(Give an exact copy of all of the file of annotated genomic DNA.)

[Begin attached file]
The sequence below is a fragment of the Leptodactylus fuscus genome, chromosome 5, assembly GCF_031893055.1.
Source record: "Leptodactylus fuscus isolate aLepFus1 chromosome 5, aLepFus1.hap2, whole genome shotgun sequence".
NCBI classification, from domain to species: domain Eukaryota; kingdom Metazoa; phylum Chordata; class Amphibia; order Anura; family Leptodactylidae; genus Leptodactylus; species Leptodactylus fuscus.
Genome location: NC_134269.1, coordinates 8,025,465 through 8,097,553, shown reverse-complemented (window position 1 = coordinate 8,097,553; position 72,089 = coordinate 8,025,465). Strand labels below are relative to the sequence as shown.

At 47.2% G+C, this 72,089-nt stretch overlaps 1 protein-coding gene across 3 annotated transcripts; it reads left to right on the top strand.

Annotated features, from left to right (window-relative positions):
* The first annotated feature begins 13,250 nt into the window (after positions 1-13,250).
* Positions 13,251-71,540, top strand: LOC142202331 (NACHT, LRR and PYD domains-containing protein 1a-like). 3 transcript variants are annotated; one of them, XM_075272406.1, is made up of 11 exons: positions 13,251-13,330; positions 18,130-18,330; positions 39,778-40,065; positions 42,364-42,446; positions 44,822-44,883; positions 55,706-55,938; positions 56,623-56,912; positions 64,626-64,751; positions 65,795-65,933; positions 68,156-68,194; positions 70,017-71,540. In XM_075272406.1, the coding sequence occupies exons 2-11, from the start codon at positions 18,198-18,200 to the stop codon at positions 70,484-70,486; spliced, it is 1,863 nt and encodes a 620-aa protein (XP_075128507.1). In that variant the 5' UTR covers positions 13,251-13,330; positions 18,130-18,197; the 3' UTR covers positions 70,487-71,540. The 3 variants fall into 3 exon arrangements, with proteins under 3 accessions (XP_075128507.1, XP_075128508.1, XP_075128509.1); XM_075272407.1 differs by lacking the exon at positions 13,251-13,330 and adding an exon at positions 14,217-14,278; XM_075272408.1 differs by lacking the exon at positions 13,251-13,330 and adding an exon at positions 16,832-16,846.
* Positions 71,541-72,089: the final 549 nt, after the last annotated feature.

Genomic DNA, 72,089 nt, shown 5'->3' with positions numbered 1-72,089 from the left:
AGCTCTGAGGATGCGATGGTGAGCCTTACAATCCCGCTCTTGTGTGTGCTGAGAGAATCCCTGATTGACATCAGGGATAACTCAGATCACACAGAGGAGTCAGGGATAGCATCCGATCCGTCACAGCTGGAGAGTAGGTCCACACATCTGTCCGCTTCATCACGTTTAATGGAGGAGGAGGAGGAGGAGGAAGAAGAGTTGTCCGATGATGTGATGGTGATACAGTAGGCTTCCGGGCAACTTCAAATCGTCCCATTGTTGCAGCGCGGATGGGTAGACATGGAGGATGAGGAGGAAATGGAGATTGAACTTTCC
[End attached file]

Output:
The sequence below is a fragment of the Leptodactylus fuscus genome, chromosome 5, assembly GCF_031893055.1.
Source record: "Leptodactylus fuscus isolate aLepFus1 chromosome 5, aLepFus1.hap2, whole genome shotgun sequence".
NCBI classification, from domain to species: domain Eukaryota; kingdom Metazoa; phylum Chordata; class Amphibia; order Anura; family Leptodactylidae; genus Leptodactylus; species Leptodactylus fuscus.
Genome location: NC_134269.1, coordinates 8,025,465 through 8,097,553, shown reverse-complemented (window position 1 = coordinate 8,097,553; position 72,089 = coordinate 8,025,465). Strand labels below are relative to the sequence as shown.

At 47.2% G+C, this 72,089-nt stretch overlaps 1 protein-coding gene across 3 annotated transcripts; it reads left to right on the top strand.

Annotated features, from left to right (window-relative positions):
* The first annotated feature begins 13,250 nt into the window (after positions 1-13,250).
* Positions 13,251-71,540, top strand: LOC142202331 (NACHT, LRR and PYD domains-containing protein 1a-like). 3 transcript variants are annotated; one of them, XM_075272406.1, is made up of 11 exons: positions 13,251-13,330; positions 18,130-18,330; positions 39,778-40,065; positions 42,364-42,446; positions 44,822-44,883; positions 55,706-55,938; positions 56,623-56,912; positions 64,626-64,751; positions 65,795-65,933; positions 68,156-68,194; positions 70,017-71,540. In XM_075272406.1, the coding sequence occupies exons 2-11, from the start codon at positions 18,198-18,200 to the stop codon at positions 70,484-70,486; spliced, it is 1,863 nt and encodes a 620-aa protein (XP_075128507.1). In that variant the 5' UTR covers positions 13,251-13,330; positions 18,130-18,197; the 3' UTR covers positions 70,487-71,540. The 3 variants fall into 3 exon arrangements, with proteins under 3 accessions (XP_075128507.1, XP_075128508.1, XP_075128509.1); XM_075272407.1 differs by lacking the exon at positions 13,251-13,330 and adding an exon at positions 14,217-14,278; XM_075272408.1 differs by lacking the exon at positions 13,251-13,330 and adding an exon at positions 16,832-16,846.
* Positions 71,541-72,089: the final 549 nt, after the last annotated feature.

Genomic DNA, 72,089 nt, shown 5'->3' with positions numbered 1-72,089 from the left:
AGCTCTGAGGATGCGATGGTGAGCCTTACAATCCCGCTCTTGTGTGTGCTGAGAGAATCCCTGATTGACATCAGGGATAACTCAGATCACACAGAGGAGTCAGGGATAGCATCCGATCCGTCACAGCTGGAGAGTAGGTCCACACATCTGTCCGCTTCATCACGTTTAATGGAGGAGGAGGAGGAGGAGGAAGAAGAGTTGTCCGATGATGTGATGGTGATACAGTAGGCTTCCGGGCAACTTCAAATCGTCCCATTGTTGCAGCGCGGATGGGTAGACATGGAGGATGAGGAGGAAATGGAGATTGAACTTTCC